If you’re thinking this sounds like a lot of work, that’s because it is! But don’t be overwhelmed. There are so many communities you could reach, with so many tools – it’s about starting (and finishing) with the right approach for the right reasons, and staying true to that community’s concerns and project goals. Here’s how:
1. Who are the community, and why do you want to engage them?
Perhaps, like the UK’s Streetwise Opera, you want to engage the homeless community through theatre (who theatre director Alan Lyddiard speaks about here), in order to help participants make positive changes in their lives. Before you do anything, work out a clear goal and demographics of the community you want to reach. Cater for diversity, but with strong idea of how you can speak to that community.
2. Choose a project that plays on the imagination of your chosen community
What does you chosen community care about? What are their concerns? One Sydney-based workshop, ‘Welcome Studio’, has identified that their target community – people from refugee backgrounds – want to build connections with the new Australian community they find themselves in. So, ‘Welcome Studio’ have helped people of refugee backgrounds teach art workshops. In this way, they can share their culture and build new connections.
Meet Hilin, the teacher of our Persian Felt Animals class at @workshopaus. Hilin arrived from Iran to Australia in 2013. As an art and craft-maker in Iran she earned an income from her art practice so she could contribute to her university fees and support her family. Hilin works across a range of materials and craft styles, much of which represents traditional techniques from her home country such as artworks made with wheat stems, felt toy animals and pearl beading. Hilin has always taken creative inspiration from her mother in Iran and many of the techniques used in her work are learnt directly from her. Join her class this Thursday 19th at 6pm (link in bio)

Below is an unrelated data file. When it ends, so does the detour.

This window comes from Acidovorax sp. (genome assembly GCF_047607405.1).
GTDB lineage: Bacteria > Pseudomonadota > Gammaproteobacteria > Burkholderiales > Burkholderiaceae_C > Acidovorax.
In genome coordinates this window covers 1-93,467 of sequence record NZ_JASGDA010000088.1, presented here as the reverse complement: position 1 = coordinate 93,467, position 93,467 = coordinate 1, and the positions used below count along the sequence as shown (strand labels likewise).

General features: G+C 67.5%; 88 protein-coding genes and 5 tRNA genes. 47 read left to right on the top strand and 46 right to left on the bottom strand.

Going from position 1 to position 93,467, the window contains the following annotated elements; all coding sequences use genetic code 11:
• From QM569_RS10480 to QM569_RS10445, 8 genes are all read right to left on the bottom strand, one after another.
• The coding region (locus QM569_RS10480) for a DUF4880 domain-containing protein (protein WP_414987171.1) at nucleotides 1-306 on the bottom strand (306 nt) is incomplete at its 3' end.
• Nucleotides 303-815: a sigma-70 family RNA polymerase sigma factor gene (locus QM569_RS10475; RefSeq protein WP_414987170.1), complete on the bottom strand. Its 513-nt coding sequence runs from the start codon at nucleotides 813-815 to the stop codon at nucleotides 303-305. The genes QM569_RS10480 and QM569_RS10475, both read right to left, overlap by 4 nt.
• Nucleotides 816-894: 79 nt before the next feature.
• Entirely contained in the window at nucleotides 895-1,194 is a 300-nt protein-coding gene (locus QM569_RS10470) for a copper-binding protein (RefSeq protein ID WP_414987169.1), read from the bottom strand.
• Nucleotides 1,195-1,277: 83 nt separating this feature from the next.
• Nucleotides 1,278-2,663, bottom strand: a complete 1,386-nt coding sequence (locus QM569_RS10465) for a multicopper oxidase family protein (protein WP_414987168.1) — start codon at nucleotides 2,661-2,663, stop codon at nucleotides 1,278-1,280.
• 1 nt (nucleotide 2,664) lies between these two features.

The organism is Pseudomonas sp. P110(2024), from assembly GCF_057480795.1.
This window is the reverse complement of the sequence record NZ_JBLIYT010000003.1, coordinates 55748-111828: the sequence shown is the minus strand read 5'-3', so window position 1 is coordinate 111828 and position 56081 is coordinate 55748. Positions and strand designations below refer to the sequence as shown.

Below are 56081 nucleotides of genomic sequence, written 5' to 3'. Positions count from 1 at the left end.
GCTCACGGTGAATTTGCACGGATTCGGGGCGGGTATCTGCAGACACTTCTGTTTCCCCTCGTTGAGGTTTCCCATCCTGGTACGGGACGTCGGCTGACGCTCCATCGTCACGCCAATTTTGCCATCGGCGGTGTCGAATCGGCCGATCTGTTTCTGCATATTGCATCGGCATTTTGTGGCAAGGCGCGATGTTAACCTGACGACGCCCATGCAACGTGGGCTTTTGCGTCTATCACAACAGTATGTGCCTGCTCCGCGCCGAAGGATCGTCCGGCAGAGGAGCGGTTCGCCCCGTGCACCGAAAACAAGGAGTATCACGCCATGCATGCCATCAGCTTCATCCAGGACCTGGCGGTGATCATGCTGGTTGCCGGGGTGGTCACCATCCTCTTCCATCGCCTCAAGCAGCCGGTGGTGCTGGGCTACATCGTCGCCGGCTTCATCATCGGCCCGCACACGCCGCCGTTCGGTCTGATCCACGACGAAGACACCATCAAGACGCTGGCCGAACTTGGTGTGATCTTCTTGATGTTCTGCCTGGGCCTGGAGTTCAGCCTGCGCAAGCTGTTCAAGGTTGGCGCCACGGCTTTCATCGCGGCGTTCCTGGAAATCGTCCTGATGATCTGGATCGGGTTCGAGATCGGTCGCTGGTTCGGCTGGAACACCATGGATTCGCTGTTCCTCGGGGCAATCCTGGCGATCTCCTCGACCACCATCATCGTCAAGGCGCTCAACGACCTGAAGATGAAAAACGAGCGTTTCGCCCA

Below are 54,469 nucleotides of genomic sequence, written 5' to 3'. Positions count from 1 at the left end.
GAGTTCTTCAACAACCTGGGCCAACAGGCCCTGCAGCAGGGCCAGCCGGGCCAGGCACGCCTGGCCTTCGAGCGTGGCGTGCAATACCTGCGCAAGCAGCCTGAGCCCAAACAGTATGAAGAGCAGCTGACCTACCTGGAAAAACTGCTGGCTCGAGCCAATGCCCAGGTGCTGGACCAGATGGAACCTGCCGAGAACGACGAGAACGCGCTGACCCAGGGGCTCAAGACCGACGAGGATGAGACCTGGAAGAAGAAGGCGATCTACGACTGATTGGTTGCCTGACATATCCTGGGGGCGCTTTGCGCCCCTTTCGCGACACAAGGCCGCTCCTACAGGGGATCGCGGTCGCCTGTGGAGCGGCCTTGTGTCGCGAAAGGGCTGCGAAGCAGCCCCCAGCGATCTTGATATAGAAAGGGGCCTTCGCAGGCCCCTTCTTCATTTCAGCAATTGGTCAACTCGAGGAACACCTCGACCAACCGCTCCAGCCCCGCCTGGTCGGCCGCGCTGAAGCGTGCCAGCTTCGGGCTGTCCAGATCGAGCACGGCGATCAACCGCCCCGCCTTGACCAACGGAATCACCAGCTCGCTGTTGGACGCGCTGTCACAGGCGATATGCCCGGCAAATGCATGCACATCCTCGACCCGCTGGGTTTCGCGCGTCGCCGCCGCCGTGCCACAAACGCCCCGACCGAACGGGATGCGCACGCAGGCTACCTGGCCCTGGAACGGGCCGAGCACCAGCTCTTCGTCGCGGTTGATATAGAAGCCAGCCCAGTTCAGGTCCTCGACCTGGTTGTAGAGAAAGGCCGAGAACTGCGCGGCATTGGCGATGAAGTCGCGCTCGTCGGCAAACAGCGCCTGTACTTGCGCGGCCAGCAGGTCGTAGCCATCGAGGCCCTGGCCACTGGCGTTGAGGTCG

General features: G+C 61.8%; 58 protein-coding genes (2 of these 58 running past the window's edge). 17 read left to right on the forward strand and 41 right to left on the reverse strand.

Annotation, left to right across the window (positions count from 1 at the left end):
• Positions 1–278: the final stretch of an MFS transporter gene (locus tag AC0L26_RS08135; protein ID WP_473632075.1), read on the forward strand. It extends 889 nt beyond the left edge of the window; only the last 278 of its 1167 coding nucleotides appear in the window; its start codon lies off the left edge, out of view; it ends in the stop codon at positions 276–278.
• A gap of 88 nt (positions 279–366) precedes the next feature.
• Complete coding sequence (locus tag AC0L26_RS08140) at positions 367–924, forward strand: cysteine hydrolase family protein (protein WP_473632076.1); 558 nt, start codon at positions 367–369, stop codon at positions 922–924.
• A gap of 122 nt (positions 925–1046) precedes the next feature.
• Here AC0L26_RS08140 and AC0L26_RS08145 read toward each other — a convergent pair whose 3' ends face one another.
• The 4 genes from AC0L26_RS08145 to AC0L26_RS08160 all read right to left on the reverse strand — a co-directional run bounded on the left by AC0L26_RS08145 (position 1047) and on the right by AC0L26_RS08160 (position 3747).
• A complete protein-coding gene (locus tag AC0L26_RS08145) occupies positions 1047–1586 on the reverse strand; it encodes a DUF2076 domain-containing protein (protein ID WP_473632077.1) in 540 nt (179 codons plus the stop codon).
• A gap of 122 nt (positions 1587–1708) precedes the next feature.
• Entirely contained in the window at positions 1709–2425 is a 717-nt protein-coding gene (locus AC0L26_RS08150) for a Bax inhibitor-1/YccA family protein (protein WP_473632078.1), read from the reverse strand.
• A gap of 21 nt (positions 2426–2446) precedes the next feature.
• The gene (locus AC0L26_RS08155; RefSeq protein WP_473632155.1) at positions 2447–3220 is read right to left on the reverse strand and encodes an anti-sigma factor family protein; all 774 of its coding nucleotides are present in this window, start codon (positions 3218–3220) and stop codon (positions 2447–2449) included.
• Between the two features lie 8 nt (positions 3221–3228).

3. Is the project accessible?
Is taking part in the project accessible to all in your subset? There’s not much point hosting workshops for persons with physical disabilities in their twenties at a local studio, if there is no wheelchair accessibility. Less visible accessibility factors – such as computer literacy (e.g. you’re asking people to submit something online), or english literacy (e.g. you’re asking for feedback) may also be a factor.
Think about the skills needed, the equipment that needs to be used, and the sensibilities of the participants.
4. Reach out to people
Identify the best approach to reach the people you want to target – make the project not only accessible in its practice, but in its communication. Reach out early, and to the right interest groups.
I feel that this step can be the pitfall of many arts projects. Yes, you can start a beautifully crafted Instagram hashtag, but are your targeted communities actually on Instagram? If not, #getoffthegram.
So have a mix of social media (but choose which channels carefully), but also undertake consultation and collaboration with the formal and informal community groups that already exist in this area.
5. Remember above all else
Community-based art projects exist not to use the community, but to benefit them. As long as you remember this, you can create a wonderful project.